10 November 2016

As the world reacts to Donald Trump’s victory in the presidential race and considers what role misogyny played in Hillary Clinton’s defeat, Nicola Hughes digs into our Ministers Reflect archive to look at the experience of women leaders in the UK.

“I know we have still not shattered that highest and hardest glass ceiling,” said Clinton in her concession speech on Wednesday, “but someday, someone will, and hopefully sooner than we might think right now.” I for one had a lump in my throat. Like her or loathe her, a Clinton victory would have been a huge moment for women and, one hopes, inspired more girls and women across the globe to get involved in politics. The reasons for her defeat are more varied and complex than gender alone, but it’s hard not to think that American voters simply weren’t ready for a woman Commander-in-Chief or that, as Julia Gillard spoke about recently, unconscious bias as well as overt sexist attacks influence the way we see women leaders.

At home, women like Theresa May and Nicola Sturgeon are showing that politics needn’t be dominated by men, yet UK politics is still not reflective of the population at large (including on ethnic diversity and disability, but let’s focus on gender for now). The UK ranks 49th in the world in terms of women’s representation in Parliament and just 29% of our MPs are women. The paucity of women in Parliament means a narrow field from which to recruit women ministers: as the chart below shows, less than a quarter of all current UK ministers are women.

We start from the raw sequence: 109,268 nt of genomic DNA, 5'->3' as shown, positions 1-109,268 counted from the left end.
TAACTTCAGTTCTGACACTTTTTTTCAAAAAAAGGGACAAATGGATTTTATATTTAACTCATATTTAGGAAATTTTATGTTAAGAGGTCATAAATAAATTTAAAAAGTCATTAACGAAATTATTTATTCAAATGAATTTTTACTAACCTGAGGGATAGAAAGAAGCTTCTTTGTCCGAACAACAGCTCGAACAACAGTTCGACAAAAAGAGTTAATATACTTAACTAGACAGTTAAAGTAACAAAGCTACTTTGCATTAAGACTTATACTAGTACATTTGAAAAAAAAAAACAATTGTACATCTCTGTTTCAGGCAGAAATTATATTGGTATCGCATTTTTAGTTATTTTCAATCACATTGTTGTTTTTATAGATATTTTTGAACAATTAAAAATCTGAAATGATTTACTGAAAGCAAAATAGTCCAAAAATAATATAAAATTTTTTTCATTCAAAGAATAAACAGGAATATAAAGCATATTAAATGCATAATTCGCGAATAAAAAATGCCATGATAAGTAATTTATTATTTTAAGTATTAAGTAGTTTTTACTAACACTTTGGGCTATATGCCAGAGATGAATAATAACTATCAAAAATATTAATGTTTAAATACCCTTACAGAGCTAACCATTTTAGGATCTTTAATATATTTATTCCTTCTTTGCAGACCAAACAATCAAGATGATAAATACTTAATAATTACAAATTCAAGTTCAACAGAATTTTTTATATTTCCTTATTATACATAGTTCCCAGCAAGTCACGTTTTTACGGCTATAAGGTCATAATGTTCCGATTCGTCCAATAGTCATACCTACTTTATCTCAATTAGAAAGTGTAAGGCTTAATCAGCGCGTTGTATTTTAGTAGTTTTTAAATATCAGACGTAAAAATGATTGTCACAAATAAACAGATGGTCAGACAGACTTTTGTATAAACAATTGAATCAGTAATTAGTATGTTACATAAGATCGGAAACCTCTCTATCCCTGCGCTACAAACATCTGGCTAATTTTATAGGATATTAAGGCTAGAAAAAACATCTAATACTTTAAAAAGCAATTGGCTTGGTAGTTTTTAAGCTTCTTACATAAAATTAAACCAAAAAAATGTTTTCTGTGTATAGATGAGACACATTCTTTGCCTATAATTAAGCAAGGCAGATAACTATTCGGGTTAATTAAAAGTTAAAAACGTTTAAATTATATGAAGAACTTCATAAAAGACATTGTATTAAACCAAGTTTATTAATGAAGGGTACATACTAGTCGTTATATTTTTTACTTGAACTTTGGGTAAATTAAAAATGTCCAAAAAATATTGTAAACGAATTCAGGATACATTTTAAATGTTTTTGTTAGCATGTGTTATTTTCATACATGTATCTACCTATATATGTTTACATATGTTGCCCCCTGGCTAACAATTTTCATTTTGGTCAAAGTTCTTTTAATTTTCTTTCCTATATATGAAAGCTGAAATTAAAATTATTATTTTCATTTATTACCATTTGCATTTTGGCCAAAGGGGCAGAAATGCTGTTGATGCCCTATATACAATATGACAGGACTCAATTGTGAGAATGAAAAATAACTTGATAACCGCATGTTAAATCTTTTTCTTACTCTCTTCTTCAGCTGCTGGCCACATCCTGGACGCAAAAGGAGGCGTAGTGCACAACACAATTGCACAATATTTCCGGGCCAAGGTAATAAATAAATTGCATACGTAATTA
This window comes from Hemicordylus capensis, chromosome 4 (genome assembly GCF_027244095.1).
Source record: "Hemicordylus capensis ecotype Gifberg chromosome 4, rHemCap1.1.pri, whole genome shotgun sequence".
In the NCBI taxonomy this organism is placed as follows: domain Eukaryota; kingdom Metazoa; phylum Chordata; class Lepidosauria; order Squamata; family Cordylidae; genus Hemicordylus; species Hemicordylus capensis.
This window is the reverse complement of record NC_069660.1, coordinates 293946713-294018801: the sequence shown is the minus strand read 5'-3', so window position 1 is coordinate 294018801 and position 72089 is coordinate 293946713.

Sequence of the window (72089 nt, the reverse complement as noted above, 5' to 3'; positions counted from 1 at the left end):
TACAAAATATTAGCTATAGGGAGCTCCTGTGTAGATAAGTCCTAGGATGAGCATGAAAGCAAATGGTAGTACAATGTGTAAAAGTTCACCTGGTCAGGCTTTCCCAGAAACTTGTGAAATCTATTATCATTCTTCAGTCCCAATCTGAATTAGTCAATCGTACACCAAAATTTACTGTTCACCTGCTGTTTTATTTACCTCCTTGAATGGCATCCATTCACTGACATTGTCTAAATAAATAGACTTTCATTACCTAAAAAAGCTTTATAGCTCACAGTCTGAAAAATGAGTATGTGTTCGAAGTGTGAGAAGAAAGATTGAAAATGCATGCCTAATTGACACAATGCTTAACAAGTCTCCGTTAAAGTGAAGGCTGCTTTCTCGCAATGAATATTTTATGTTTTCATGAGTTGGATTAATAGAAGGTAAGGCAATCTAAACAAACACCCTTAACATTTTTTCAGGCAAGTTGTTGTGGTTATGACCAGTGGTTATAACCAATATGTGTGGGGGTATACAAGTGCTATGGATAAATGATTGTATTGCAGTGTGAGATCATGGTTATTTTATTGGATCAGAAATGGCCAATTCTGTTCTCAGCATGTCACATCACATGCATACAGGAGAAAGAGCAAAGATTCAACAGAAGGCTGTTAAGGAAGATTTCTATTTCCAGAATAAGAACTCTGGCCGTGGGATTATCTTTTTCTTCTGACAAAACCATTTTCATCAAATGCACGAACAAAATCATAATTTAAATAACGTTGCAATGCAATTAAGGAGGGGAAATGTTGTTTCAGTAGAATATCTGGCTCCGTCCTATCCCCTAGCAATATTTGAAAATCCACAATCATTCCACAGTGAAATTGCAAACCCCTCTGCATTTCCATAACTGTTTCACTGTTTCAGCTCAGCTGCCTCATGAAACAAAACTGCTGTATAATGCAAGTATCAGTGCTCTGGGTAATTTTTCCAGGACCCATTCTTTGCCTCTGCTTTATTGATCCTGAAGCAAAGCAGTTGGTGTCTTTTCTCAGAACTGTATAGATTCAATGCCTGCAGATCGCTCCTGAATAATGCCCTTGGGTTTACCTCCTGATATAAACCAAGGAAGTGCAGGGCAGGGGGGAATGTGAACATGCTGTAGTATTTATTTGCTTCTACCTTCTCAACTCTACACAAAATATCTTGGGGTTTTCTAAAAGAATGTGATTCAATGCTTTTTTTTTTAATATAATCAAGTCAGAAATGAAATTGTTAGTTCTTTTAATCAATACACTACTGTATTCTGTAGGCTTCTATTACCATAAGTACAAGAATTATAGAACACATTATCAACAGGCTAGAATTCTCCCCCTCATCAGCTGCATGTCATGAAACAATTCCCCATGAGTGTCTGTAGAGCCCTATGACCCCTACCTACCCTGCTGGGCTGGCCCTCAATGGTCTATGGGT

Gender balance in Cabinet and government

Female role models

Ministers Reflect interviewee Jo Swinson considered the effects of this lack of diversity when we asked her about role models in government: “I think one of the difficulties is, and it’s not as if you can’t have a male role model, but it is just easier as a woman to look at other women. And of course there are not that many women minsters.” On first arriving in government she recalled:

“…looking around at people that I knew that were minsters who were mainly guys and the way in which they did it with, in some cases, a certain degree of swagger or a degree of alpha male syndrome in government and just not really feeling like that was me.”

Gender assumptions

Other women ministers felt that gender assumptions were loaded against them from the start. Jacqui Smith was the first woman to be Home Secretary. She dealt with a terrorist attempt in her first week on the job in 2007, and recalled the reaction to her response:

“The thing that people most often said to me about my public performance that weekend was ‘You appeared… you seemed very calm and reassuring.’ Now there is a certain subtext there, which is ‘You were the first female Home Secretary and you know, I think we partly thought you would go in, there would be a terror attack and you’d come out shouting ‘I can’t manage it, bring a man in.’”

Her colleague Margaret Beckett – whose interview transcript we will be publishing next week – was the UK’s first, and so far only, female Foreign Secretary. The US is slightly ahead here – Madeleine Allbright, Condoleeza Rice and Hillary Clinton herself have all been Secretary of State. Like Smith, Beckett was surprised by outdated attitudes to her appointment:

“I remember one of the women, a fairly senior woman, saying to me ‘You do realise that there are people in the Foreign Office who don’t think a woman should be Foreign Secretary?’ Which at that stage in the day would never have occurred to me.”